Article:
Becoming sick is the worst thing that could happen during a vacation but unfortunately, the dangers of arousing one's allergies, severe bug bites or even food poisoning are real risks involved with every journey. While preventative measures can definitely help, travelers could only prevent the risk and not completely prevent getting sick. Here are five things that need to be done when anyone gets sick during a vacation.
According to Fox News -- citing the tips of Gutsy Traveler founder and travel expert Marybeth Bond -- avoiding germs and bringing basic medication including Paracetamol, pain relievers, Imodium for stomach relief, motion sickness medication and band-aids are just the basics. Also, it helps to bring an alcohol bottle around -- despite its size.
Travel insurance -- while slightly expensive -- is helpful if one is going on month-long to yearlong trips. The risks associated with new environments also comes with changing food preparations and overall amenity qualities of accommodations. Travel insurance is helpful as it guarantees a hospital bed and attending doctor upon arrival to a designated hospital or medical center.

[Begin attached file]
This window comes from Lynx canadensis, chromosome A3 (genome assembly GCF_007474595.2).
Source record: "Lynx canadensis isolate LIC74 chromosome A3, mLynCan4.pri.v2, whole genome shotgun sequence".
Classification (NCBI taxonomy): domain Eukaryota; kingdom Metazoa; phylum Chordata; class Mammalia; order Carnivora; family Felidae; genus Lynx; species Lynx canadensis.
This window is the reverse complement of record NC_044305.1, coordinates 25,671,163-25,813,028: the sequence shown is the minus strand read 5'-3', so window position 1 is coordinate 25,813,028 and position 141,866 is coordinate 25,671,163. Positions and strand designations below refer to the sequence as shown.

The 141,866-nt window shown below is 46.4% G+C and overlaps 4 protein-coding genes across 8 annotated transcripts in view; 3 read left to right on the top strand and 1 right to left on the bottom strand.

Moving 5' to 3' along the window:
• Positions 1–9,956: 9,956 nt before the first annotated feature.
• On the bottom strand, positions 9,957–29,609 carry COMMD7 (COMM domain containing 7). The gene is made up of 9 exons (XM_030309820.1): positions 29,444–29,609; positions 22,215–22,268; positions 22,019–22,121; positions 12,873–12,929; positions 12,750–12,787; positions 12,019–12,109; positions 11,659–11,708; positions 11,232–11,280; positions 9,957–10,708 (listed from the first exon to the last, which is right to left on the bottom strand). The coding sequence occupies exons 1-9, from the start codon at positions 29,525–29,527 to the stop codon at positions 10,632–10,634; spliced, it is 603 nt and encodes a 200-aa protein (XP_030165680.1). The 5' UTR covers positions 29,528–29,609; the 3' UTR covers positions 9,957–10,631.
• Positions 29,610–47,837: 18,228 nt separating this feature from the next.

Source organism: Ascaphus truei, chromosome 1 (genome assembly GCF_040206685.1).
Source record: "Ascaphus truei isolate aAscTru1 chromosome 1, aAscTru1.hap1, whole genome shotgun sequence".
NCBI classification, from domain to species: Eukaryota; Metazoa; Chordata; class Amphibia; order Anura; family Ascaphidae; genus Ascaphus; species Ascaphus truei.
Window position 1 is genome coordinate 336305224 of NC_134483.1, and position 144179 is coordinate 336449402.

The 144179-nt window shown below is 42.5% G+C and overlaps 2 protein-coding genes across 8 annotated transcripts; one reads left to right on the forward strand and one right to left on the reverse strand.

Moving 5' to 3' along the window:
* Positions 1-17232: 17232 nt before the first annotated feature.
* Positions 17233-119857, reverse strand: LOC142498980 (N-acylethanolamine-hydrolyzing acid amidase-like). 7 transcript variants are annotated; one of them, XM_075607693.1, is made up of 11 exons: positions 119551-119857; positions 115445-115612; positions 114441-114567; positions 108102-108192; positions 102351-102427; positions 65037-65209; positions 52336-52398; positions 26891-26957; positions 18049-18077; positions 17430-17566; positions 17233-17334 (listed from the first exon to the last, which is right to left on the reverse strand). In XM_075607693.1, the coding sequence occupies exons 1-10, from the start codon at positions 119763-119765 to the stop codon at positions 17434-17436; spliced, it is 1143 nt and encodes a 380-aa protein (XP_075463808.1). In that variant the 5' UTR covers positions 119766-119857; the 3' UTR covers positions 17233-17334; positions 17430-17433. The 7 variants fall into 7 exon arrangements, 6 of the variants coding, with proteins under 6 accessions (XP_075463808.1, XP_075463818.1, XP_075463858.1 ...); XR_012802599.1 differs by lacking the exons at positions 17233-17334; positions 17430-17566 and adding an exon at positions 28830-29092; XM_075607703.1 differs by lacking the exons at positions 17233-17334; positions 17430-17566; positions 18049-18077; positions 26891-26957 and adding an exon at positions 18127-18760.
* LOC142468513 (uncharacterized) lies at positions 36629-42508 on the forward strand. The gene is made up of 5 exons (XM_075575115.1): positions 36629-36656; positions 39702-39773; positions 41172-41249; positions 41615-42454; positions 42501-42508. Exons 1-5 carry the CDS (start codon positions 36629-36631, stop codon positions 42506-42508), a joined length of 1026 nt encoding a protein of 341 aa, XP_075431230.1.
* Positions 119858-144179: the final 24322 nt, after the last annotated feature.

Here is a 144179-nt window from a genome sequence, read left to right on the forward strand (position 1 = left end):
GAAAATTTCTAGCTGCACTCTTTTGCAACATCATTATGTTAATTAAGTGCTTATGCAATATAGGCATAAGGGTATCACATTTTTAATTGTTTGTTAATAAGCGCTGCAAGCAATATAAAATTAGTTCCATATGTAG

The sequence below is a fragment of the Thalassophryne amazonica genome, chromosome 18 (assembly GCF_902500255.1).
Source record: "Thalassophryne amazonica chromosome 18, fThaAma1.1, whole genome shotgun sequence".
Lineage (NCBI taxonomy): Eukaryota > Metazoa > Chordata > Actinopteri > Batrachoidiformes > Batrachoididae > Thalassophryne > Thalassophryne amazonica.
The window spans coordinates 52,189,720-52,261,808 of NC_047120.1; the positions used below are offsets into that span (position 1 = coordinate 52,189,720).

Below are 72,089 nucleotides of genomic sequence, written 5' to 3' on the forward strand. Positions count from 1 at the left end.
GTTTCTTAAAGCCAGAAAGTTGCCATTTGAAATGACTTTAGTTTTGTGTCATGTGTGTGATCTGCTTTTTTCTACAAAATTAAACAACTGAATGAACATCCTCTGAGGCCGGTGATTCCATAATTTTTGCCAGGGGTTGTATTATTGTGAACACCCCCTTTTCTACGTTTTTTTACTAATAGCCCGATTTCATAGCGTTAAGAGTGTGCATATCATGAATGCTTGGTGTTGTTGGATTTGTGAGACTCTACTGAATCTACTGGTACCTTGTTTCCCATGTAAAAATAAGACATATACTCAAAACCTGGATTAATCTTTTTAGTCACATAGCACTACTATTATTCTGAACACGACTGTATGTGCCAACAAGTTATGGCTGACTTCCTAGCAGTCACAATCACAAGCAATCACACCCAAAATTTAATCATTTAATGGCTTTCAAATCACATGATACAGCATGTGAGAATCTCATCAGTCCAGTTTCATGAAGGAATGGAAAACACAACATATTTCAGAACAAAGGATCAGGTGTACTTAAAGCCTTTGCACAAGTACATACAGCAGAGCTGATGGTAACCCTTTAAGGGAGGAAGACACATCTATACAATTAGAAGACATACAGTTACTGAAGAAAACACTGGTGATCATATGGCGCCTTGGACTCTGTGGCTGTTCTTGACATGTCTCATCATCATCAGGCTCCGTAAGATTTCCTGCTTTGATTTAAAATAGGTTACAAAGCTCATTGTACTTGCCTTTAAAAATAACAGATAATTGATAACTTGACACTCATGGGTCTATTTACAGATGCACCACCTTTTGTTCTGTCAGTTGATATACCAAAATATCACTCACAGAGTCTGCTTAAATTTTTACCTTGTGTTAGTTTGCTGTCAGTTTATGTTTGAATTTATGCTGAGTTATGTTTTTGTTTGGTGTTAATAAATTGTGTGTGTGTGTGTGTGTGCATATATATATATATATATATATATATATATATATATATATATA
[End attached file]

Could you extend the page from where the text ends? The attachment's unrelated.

According to Stuff New Zealand's Contributor Regan Schoultz, never brush one's teeth with tap water. As with food preparations and amenities with local accommodations except for luxury hotels and properties, tap water quality differs per country and city. Buying bottled water -- another expensive addition to every travel -- for brushing one's teeth can help prevent a greatly expensive local hospital treatment.
If travelers decide to get travel insurance, the free vaccination that might be included is truly helpful in all cases. Vaccines prevent the spread of destructive Hepatitis diseases and it allows one to explore some foreign food despite its preparations -- though the risks are still present as the vaccine only minimizes their risk of affecting travelers.
While menial, moisturizers and sunblocks are essential items for beach trips and not just so a beach bum can guarantee their tan in a few hours. Sunblocks are called such because they prevent the massive consumption of the sun's ultraviolet rays, which could cause cancer and short-term yet severe skin disorders including rashes.